• Impulsive problem solving – hoping to have the problem ‘disappear’ quickly so trying to solve it too quickly
• Over-analysing – getting bogged down in all possible negative outcomes that are unlikely
• Trying to ‘not think’ about it
• Approach-avoidance – alternating between starting to actively problem solve an issue, and then avoiding the problem and just worrying again

There are many other forms of faulty problem solving that you may do. However, it is helpful to start improving your active problem-solving skills. This may help you develop a plan of action on important issues rather than continuing to worry. You may even be able to find opportunity in problems. You can search ‘Problem-solving’ to assist in practicing active problem solving. Try to notice if you are catastrophising (making the problem out to be bigger or worse than it may really be).

3. You find it hard to cope with uncertainty

Even though you know that there is a 99.3% chance that things will turn out fine, you find yourself focussing on ‘What if something bad still happens?’. You cannot be certain that disaster will not occur, so you keep worrying, and it causes anxiety. This usually happens with the ‘hypothetical worry’ that we looked at earlier.

You may find it hard to let go of the uncertainty because the worry is about things that are very important to you such as your family, your health, or other important things. However, because you find this worry so distressing, you probably avoid thinking about it too deeply.

While avoiding the thought may lead to less anxiety in the short term, the thoughts will come back. You might also find your mind shifting and jumping from one worry to another, so that it does not have to think too deeply about any single worry.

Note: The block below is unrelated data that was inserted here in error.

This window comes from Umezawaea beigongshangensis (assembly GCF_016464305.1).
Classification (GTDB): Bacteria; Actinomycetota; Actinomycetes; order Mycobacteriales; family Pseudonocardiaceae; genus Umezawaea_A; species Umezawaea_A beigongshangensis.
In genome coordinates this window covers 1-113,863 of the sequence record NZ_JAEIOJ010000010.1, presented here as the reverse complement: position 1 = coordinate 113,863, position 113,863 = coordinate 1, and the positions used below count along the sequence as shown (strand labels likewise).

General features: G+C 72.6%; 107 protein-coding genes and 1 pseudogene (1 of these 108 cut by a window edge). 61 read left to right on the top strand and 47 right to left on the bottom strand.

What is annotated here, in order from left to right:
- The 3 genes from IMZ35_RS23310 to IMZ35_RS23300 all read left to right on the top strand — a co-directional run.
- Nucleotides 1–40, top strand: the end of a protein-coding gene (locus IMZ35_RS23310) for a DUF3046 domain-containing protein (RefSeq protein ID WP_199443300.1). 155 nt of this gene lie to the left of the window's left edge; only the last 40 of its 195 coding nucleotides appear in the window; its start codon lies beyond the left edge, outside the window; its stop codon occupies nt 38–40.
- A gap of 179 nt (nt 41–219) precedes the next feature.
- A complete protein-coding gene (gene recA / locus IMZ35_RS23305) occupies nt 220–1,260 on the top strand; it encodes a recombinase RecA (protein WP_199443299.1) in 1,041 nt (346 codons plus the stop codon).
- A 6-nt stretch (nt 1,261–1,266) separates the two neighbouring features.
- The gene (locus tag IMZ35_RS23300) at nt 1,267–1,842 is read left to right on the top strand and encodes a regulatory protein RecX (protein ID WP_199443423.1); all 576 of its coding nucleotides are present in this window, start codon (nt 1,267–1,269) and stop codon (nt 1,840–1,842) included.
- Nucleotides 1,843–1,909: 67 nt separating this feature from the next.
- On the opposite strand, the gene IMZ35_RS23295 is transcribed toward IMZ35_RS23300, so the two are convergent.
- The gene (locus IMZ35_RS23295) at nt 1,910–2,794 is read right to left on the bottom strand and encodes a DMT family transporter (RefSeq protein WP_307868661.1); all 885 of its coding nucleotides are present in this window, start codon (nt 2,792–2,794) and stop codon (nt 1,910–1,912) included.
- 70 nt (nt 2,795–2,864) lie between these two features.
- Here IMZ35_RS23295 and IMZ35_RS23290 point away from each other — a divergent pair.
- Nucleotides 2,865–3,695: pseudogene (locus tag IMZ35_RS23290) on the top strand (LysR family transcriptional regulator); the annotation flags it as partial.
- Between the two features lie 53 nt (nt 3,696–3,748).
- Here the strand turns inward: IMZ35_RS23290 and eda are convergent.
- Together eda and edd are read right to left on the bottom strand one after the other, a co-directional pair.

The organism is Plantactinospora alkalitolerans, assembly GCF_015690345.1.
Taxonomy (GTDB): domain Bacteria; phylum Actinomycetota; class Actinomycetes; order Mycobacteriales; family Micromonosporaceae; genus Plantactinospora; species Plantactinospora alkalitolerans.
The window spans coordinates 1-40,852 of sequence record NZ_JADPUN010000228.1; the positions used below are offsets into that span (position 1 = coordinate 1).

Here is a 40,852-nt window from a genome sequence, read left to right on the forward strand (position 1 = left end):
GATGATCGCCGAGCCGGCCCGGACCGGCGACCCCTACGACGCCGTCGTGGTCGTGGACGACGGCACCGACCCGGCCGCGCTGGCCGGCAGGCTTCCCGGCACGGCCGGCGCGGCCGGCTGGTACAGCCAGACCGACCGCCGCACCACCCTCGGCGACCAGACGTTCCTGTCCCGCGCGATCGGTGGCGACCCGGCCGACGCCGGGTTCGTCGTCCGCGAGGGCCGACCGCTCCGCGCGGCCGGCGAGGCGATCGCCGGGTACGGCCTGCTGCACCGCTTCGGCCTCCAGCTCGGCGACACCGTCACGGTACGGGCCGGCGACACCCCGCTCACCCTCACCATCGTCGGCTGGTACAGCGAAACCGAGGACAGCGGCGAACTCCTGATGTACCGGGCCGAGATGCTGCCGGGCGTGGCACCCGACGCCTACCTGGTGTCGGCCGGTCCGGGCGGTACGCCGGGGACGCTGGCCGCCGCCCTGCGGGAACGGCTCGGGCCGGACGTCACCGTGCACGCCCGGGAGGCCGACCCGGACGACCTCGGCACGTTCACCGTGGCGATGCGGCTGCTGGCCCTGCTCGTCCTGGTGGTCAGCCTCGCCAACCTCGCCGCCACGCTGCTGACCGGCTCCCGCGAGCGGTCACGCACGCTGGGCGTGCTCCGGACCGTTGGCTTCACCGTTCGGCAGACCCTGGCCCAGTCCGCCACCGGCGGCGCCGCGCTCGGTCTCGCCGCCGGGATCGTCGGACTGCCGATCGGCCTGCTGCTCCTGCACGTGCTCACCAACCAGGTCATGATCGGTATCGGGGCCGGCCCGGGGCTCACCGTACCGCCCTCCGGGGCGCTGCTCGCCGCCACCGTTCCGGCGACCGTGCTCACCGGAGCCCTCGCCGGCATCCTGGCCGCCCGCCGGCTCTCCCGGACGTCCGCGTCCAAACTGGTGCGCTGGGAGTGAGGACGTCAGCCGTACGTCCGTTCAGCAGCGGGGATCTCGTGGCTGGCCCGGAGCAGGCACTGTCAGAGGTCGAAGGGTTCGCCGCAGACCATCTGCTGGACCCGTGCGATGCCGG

Look at the worry in your diary record. This might show the themes of important areas that you worry about. Otherwise you can ask yourself, “If that worry were true, what would happen next…and next…and next?”. The important step now, is to practice getting used to uncertainty. This allows you to stop avoiding your worry, and learn to cope with it as a thought. This involves:
• Actively thinking about the hypothetical worry
• Allowing yourself to think the worried thought in all its glory
• Sitting with the anxiety – it will slowly go down over time as you get used to the uncertainty.
• Avoiding the use of unhelpful strategies such as: distracting yourself, or not clearly thinking about it.
• Sticking with it and making time to practice regularly. It takes commitment and practice to change your brain.

Putting it all together

Now that you have a basic understanding of worry and why you might worry so much you can start practicing these steps. Take one step at a time.

1. Recognise and record your worries
2. Engage in clear problem-solving for ‘real worry’
3. Challenge your beliefs about worry being ‘helpful’
4. Prevent unhelpful strategies such as avoidance and distraction
5. Practice coping with uncertainty in hypothetical worry

Now you have some answers to your question, “Why do I worry so much?”. There are a range of other tricks which can cause and maintain our worry. There are also other steps that can assist in improving your coping with worry and how much it impacts on your life. It can be helpful to work with a psychologist on working through your worry, especially in identifying the exact reasons that you worry and why it keeps happening. A professional psychologist will work with you to undo the tricks that keep your worry going.

For further tips on How to Cope with Anxiety, we have prepared a free eBook for you. In this book you will find coping skills, breathing and relaxation exercises, and further detailed information on different kinds of psychological therapies for anxiety.

Overcome your Anxiety

Wilkinson, A., Meares, K., & Freeston, M. (2011). CBT for Worry and Generalised Anxiety Disorder. Sage Publications Ltd: London.